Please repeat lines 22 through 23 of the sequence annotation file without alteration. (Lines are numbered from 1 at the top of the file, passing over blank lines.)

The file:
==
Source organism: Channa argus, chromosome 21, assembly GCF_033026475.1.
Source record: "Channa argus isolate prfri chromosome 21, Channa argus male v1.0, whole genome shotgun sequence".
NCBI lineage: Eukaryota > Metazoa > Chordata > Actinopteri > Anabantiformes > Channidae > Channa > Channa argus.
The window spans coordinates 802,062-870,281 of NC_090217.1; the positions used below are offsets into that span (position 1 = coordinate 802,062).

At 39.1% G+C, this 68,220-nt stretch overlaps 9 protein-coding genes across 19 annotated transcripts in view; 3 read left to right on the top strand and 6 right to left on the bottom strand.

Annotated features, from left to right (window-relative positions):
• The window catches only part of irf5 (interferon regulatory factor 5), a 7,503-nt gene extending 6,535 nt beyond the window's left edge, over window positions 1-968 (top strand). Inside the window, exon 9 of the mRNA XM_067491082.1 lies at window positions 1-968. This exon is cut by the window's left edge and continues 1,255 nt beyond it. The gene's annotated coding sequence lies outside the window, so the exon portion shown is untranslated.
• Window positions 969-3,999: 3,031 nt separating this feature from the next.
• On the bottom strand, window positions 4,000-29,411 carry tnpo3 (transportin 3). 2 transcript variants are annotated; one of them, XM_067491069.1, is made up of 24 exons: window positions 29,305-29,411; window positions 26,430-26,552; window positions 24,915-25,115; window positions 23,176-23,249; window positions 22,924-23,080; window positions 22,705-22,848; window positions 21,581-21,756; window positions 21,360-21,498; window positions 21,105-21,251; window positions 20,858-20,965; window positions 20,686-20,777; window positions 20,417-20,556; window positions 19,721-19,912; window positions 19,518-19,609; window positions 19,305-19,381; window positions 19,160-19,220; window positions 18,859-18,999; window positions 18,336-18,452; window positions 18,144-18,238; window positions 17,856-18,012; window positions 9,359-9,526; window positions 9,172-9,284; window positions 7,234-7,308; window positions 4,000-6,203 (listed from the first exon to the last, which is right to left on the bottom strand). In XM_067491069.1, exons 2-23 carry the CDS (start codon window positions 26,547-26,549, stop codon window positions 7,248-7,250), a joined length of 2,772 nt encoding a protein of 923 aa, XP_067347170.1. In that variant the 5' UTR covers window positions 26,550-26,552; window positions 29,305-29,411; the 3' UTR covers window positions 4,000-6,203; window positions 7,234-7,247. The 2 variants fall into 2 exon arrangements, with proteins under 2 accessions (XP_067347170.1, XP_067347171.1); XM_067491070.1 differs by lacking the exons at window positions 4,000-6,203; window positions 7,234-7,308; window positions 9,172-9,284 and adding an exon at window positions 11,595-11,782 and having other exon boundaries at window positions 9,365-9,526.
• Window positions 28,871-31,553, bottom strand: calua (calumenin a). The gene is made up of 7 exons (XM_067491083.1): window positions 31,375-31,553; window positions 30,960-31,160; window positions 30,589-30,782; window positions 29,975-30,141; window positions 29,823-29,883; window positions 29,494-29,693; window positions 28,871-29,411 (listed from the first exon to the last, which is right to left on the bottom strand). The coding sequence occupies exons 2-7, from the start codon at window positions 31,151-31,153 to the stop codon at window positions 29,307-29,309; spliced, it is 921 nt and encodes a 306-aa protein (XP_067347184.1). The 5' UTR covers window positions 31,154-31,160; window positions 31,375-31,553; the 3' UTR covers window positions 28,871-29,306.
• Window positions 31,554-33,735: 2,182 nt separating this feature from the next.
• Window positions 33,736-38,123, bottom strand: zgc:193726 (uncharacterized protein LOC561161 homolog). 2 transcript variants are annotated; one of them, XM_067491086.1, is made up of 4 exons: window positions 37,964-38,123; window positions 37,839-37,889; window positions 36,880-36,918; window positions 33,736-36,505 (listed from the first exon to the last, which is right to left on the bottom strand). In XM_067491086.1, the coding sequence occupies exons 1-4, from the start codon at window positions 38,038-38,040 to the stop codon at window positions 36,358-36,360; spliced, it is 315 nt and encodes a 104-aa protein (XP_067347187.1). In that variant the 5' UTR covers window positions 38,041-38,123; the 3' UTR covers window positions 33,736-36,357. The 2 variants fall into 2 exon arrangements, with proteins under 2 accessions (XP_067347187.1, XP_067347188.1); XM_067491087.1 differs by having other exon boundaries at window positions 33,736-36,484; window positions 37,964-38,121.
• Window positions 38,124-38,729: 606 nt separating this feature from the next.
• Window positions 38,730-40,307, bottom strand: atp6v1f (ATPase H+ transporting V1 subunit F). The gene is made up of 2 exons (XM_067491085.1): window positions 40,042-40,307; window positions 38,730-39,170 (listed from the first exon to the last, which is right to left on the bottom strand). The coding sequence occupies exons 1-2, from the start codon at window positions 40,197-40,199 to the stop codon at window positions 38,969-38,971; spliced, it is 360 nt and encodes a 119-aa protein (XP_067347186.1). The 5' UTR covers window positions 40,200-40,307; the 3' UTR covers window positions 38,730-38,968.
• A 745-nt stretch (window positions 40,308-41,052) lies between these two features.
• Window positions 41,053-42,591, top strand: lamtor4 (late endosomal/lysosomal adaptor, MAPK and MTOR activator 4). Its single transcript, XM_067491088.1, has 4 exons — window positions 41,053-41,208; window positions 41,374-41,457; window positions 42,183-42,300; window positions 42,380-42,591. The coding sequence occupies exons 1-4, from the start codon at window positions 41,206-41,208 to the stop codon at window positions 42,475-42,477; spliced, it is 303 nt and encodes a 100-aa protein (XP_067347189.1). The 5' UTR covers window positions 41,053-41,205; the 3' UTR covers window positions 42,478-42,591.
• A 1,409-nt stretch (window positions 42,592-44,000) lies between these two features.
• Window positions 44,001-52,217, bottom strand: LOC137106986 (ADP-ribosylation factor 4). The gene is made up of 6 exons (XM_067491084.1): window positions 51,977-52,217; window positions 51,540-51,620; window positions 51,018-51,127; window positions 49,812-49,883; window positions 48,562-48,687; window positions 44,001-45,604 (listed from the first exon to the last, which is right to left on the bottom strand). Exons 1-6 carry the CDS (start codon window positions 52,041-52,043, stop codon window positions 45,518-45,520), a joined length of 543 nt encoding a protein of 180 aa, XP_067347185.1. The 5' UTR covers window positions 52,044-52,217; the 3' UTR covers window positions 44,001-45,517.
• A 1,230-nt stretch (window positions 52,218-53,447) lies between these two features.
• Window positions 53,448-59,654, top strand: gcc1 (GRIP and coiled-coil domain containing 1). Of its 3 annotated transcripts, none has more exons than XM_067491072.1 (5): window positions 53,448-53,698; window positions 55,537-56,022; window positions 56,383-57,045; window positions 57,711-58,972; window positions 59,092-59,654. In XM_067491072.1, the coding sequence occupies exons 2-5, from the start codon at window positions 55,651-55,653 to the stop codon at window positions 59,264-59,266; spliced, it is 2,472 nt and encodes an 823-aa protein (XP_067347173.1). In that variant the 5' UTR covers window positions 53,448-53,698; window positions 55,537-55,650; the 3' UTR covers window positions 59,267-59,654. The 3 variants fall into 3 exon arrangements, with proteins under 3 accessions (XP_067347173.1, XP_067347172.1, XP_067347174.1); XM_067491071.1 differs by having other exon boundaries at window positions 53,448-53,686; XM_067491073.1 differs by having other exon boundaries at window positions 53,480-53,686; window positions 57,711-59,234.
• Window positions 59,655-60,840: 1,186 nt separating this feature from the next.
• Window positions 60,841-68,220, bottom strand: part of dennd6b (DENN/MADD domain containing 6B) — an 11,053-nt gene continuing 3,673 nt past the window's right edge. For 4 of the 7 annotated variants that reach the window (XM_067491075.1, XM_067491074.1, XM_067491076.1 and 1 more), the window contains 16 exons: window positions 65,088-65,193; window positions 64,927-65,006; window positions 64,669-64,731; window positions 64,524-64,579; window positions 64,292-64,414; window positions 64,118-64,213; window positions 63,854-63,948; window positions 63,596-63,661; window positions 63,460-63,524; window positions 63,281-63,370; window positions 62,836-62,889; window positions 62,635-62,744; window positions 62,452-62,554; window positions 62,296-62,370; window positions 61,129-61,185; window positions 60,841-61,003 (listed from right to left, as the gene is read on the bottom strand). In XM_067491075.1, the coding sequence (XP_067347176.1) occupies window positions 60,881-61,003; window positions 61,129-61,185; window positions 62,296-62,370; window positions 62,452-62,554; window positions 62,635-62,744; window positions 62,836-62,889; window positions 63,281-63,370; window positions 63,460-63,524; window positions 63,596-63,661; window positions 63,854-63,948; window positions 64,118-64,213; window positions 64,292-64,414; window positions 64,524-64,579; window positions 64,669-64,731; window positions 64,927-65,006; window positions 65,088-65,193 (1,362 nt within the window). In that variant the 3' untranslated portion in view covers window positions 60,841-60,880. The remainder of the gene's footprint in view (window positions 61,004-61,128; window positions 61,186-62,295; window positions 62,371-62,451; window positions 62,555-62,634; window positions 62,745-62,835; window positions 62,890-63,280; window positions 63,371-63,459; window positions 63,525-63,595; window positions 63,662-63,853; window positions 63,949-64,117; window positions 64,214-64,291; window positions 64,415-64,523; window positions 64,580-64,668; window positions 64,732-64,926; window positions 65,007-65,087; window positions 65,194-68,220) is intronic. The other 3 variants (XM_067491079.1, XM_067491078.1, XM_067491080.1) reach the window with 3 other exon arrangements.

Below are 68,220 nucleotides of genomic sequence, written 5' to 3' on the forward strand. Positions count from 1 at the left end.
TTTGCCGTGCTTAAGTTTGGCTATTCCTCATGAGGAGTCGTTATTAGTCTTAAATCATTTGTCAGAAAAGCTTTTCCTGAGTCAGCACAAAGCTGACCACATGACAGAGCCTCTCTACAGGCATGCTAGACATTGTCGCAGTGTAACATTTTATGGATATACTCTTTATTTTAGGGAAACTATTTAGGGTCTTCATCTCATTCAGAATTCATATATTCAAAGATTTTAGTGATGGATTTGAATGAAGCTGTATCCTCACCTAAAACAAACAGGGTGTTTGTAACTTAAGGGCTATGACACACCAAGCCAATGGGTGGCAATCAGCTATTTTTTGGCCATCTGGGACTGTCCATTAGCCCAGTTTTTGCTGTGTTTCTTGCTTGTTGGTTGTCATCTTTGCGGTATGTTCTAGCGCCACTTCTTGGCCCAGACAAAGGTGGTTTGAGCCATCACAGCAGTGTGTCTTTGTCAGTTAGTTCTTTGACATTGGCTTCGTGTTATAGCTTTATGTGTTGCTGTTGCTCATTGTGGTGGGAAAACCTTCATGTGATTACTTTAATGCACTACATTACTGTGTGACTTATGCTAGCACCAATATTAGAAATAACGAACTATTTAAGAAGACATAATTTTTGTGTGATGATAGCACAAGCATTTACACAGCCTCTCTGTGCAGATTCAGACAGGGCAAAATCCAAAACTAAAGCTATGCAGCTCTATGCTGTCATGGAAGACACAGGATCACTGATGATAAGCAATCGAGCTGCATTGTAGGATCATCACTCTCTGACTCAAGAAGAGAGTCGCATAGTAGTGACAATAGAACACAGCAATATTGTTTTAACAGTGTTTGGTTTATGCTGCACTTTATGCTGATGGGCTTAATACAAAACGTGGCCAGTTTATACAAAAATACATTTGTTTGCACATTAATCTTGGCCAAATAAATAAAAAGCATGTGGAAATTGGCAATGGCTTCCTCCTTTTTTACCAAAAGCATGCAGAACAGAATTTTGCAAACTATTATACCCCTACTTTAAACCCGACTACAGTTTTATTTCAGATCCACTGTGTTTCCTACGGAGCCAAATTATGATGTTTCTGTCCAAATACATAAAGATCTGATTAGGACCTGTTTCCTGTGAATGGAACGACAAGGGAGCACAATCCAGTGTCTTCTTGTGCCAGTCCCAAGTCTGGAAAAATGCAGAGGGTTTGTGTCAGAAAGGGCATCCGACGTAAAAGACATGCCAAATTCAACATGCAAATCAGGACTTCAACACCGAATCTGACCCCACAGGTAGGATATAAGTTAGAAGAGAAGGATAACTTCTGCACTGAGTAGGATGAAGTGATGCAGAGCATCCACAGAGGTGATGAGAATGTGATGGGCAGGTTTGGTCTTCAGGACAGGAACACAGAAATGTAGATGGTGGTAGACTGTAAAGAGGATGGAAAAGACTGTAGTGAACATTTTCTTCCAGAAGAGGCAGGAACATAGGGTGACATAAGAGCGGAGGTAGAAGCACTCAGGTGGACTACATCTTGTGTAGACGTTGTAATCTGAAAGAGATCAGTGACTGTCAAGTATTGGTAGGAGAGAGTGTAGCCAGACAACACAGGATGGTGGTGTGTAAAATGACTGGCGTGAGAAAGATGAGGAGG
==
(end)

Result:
• Window positions 60,841-68,220, bottom strand: part of dennd6b (DENN/MADD domain containing 6B) — an 11,053-nt gene continuing 3,673 nt past the window's right edge. For 4 of the 7 annotated variants that reach the window (XM_067491075.1, XM_067491074.1, XM_067491076.1 and 1 more), the window contains 16 exons: window positions 65,088-65,193; window positions 64,927-65,006; window positions 64,669-64,731; window positions 64,524-64,579; window positions 64,292-64,414; window positions 64,118-64,213; window positions 63,854-63,948; window positions 63,596-63,661; window positions 63,460-63,524; window positions 63,281-63,370; window positions 62,836-62,889; window positions 62,635-62,744; window positions 62,452-62,554; window positions 62,296-62,370; window positions 61,129-61,185; window positions 60,841-61,003 (listed from right to left, as the gene is read on the bottom strand). In XM_067491075.1, the coding sequence (XP_067347176.1) occupies window positions 60,881-61,003; window positions 61,129-61,185; window positions 62,296-62,370; window positions 62,452-62,554; window positions 62,635-62,744; window positions 62,836-62,889; window positions 63,281-63,370; window positions 63,460-63,524; window positions 63,596-63,661; window positions 63,854-63,948; window positions 64,118-64,213; window positions 64,292-64,414; window positions 64,524-64,579; window positions 64,669-64,731; window positions 64,927-65,006; window positions 65,088-65,193 (1,362 nt within the window). In that variant the 3' untranslated portion in view covers window positions 60,841-60,880. The remainder of the gene's footprint in view (window positions 61,004-61,128; window positions 61,186-62,295; window positions 62,371-62,451; window positions 62,555-62,634; window positions 62,745-62,835; window positions 62,890-63,280; window positions 63,371-63,459; window positions 63,525-63,595; window positions 63,662-63,853; window positions 63,949-64,117; window positions 64,214-64,291; window positions 64,415-64,523; window positions 64,580-64,668; window positions 64,732-64,926; window positions 65,007-65,087; window positions 65,194-68,220) is intronic. The other 3 variants (XM_067491079.1, XM_067491078.1, XM_067491080.1) reach the window with 3 other exon arrangements.

Below are 68,220 nucleotides of genomic sequence, written 5' to 3' on the forward strand. Positions count from 1 at the left end.